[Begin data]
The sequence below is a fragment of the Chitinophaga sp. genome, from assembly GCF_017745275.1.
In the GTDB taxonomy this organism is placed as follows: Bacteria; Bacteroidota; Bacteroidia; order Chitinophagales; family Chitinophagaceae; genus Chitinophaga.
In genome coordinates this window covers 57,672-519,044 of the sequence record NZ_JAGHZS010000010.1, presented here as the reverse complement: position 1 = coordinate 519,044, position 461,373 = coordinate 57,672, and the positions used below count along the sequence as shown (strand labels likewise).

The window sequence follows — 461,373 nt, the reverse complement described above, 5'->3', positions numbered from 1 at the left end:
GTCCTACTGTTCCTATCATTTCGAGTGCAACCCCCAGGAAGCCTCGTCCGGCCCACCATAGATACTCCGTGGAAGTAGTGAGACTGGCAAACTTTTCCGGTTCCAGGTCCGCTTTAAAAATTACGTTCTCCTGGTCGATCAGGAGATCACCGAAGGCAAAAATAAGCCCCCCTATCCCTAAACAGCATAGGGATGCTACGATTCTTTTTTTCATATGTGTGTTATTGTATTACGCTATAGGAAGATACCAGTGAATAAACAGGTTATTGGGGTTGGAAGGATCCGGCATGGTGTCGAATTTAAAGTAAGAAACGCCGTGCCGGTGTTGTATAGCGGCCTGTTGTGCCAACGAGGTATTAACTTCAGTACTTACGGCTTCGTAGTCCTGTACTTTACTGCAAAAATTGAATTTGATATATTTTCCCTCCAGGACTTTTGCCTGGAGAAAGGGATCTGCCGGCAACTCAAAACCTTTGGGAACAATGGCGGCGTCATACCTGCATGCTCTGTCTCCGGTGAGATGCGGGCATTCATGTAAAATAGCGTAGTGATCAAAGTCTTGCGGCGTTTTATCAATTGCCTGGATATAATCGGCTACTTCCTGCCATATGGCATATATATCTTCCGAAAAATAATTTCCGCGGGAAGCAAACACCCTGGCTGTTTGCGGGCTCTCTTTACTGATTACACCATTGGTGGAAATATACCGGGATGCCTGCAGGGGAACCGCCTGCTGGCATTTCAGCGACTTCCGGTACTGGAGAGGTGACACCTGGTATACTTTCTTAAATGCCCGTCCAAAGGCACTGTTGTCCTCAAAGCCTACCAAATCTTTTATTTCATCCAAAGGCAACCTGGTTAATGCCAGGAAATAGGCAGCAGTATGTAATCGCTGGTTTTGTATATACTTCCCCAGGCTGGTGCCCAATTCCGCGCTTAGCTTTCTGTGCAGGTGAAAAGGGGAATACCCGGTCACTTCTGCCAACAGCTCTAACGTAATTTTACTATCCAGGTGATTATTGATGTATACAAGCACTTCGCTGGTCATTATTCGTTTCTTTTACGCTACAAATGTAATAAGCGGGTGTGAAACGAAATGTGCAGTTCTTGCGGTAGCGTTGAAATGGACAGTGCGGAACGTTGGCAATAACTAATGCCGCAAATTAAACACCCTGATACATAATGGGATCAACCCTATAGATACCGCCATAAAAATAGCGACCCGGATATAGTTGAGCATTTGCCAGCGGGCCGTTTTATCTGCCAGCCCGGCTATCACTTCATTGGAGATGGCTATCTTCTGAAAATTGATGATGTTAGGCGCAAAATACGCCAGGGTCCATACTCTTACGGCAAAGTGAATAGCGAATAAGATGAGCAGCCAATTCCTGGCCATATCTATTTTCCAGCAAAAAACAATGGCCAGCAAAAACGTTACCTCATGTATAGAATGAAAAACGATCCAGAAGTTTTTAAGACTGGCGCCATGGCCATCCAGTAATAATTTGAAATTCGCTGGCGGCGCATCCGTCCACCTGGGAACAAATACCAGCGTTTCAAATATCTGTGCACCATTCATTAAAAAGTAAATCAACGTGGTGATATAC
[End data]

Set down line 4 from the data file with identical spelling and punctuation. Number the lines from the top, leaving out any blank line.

The window sequence follows — 461,373 nt, the reverse complement described above, 5'->3', positions numbered from 1 at the left end: